UN Security Council: Brief: DPRK
Statement delivered by Carolyn Schwalger, Deputy Permanent Representative to the United Nations, 10 December 2015.
New Zealand believes that it is right for the Council to meet today to discuss the human rights situation in the Democratic People’s Republic of Korea. The situation there demands our continuing attention because it remains a threat to regional peace and security.
Two years ago, the commission of inquiry on human rights in the Democratic Republic of Korea, established by the Human Rights Council, brought the gravity of the violations in that country to the attention of the global community. Violations were described as gross, systematic and widespread. The commission found that, in many cases, the Democratic People’s Republic of Korea had committed crimes against humanity based on State policies. We see little evidence that the country’s regime shows respect for international law, including international human rights law. Respect for the rule of law is intimately linked with international peace and security.
The Democratic People’s Republic of Korea has engaged in an exercise of extreme militarization under its Songbun — “military first” — policy. That policy is predicated on the repression of North Korean citizens. The commission of inquiry estimated that the Democratic People’s Republic of Korea devoted up to 25 per cent of its gross national product to defence spending. Even a minor redistribution of that amount would significantly alleviate suffering in the country.
This time last year, the Security Council added the question of the human rights situation in the Democratic People’s Republic of Korea to its agenda. With no discernible improvement in the country over the year, it is appropriate for the Council to discuss the situation again.
I thank High Commissioner for Human Rights Al Hussein and Under-Secretary-General Feltman for their briefings. New Zealand is deeply concerned about the situation they have outlined.
According to the Special Rapporteur’s report issued earlier this year (see A/70/362), 1,382 people were publicly executed between 2010 and 2014. Some of those victims were alleged to have done nothing more than challenge State policies or have their loyalty to the regime questioned. As we have heard today, the commission of inquiry estimated that prison camps hold up to 120,000 political prisoners. There are violations of freedoms of thought, expression and movement.
New Zealand concurs that North Korea’s threats of merciless punishment for the Office of the United Nations High Commissioner for Human Rights (OHCHR) in Seoul are completely unacceptable. The safety and security of United Nations staff must be respected. New Zealand shares the concerns of other Council members on reports of abductions, forced labour, refoulement, human trafficking and much more. New Zealand acknowledges certain positive developments over the past two years. Pyongyang has invited High Commissioner Al Hussein to visit and to follow up on his Office’s interest in technical cooperation. There have been positive signs of improvement for persons with disabilities, including free medical care and specialized education.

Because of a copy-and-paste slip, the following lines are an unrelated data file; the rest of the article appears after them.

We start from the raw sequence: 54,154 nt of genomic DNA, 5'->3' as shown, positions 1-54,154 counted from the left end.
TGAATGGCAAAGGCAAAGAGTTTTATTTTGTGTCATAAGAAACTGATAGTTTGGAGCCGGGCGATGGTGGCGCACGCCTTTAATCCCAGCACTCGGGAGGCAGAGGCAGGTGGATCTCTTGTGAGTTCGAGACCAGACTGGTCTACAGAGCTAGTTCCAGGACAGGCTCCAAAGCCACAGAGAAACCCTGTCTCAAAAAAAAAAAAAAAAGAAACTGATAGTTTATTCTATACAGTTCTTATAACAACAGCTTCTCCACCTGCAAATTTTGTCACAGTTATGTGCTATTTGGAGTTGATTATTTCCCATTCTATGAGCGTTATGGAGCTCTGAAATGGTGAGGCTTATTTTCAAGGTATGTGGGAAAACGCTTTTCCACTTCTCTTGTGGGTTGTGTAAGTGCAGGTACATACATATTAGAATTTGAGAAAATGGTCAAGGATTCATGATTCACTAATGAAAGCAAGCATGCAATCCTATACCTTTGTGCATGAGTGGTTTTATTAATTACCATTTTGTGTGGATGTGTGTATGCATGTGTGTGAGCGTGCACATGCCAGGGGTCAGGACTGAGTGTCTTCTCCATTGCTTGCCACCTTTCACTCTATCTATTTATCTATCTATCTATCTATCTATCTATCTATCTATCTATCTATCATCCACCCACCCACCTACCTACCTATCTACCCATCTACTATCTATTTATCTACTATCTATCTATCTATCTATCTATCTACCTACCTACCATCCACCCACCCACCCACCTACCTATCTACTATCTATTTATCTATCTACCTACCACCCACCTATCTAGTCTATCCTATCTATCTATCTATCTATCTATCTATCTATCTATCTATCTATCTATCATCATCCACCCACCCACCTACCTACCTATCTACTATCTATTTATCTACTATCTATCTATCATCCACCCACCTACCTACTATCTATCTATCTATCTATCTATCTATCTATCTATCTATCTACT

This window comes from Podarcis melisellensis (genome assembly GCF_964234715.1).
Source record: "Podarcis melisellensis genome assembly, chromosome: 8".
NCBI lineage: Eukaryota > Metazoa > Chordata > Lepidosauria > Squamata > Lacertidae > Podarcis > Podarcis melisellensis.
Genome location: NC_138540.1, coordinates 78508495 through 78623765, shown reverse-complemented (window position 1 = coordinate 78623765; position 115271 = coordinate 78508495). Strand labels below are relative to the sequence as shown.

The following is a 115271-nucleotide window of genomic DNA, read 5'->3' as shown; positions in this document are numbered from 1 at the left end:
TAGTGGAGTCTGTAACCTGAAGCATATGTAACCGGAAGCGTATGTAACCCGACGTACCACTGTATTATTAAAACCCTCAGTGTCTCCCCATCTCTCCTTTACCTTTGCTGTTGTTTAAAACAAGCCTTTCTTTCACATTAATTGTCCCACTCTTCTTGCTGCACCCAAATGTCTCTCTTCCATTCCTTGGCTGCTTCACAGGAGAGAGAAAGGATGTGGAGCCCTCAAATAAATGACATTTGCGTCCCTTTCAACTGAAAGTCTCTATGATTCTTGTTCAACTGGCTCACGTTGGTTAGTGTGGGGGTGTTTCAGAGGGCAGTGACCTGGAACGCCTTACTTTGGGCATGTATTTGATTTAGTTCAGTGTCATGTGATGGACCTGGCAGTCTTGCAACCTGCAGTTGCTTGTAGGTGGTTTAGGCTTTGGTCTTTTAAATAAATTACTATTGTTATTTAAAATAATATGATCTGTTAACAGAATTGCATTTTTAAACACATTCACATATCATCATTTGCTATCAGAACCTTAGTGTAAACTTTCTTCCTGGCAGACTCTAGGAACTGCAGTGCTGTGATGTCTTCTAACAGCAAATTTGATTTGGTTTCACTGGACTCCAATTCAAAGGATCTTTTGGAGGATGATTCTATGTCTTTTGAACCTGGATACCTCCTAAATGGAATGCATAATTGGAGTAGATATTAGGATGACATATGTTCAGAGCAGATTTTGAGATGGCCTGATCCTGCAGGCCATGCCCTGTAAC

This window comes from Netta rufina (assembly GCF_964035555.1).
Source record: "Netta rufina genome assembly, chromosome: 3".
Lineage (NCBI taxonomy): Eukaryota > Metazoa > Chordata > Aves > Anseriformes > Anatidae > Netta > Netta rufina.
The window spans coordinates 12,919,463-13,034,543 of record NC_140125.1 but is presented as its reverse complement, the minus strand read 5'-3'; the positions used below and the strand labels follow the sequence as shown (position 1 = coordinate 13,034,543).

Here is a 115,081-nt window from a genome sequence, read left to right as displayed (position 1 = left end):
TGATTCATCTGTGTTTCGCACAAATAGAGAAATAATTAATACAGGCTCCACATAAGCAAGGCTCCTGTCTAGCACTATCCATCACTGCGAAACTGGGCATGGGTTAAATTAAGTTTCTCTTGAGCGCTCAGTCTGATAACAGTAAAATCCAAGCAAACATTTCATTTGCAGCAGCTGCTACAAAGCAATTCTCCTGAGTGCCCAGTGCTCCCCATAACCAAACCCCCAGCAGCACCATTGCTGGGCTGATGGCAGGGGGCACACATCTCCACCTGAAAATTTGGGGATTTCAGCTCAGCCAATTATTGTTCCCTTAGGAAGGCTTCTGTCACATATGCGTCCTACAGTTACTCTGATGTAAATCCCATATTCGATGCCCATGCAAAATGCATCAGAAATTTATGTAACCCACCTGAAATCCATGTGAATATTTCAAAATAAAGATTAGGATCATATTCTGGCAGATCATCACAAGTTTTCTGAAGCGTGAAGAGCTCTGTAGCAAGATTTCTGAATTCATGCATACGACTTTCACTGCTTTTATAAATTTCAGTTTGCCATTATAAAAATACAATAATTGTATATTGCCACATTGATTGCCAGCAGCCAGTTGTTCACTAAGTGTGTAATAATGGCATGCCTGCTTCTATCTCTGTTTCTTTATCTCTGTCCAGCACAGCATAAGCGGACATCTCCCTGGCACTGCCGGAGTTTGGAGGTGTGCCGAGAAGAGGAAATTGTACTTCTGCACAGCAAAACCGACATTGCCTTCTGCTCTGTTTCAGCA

Over 200 recommendations were made during the Democratic People’s Republic of Korea’s second Universal Periodic Review, with Pyongyang accepting close to half of them. We were pleased that the country accepted New Zealand’s recommendation to work closely with humanitarian agencies to ensure their free and unimpeded access to all populations in need. Humanitarian assistance must be distributed transparently and reach the most vulnerable citizens.
We require a collective effort to ensure that the human rights situation genuinely improves. New Zealand makes the following three calls for action. First, we call on the Democratic People’s Republic of Korea to put an immediate end to human rights violations, deliver on the promises made in the Universal Periodic Review, sign, ratify and implement key human rights instruments, open the door for discussions on human rights and unconditional visits by the Special Rapporteur and the United Nations leadership, engage in the newly established contact group on human rights, in which the country is a welcome member, and resume the discussions with OHCHR on technical cooperation.
Secondly, we call on Member States to continue to engage the Democratic People’s Republic of Korea on human rights, where possible. We need to do what we can at the human level to bring North Koreans out of their enforced isolation. At the same time, Member States should continue discussions on accountability.
Finally, we call on the Security Council to remain seized of the human rights situation in the Democratic People’s Republic of Korea. We should be ready to explore options to ensure that we are getting accurate information. The frequency of our meetings should correlate with the country’s progress in addressing the situation.
In conclusion, I would like to reiterate the centrality of the Korean peninsula to the security of the Asia-Pacific region, of which New Zealand is a part. Addressing the militarization of the Democratic People’s Republic of Korea, as it manifests itself in Pyongyang’s nuclear programme and the treatment of its citizens, is a task to which the Security Council and the wider international community must remain committed. To that end, we welcome the inter-Korean dialogue scheduled for 11 December in Kaesong.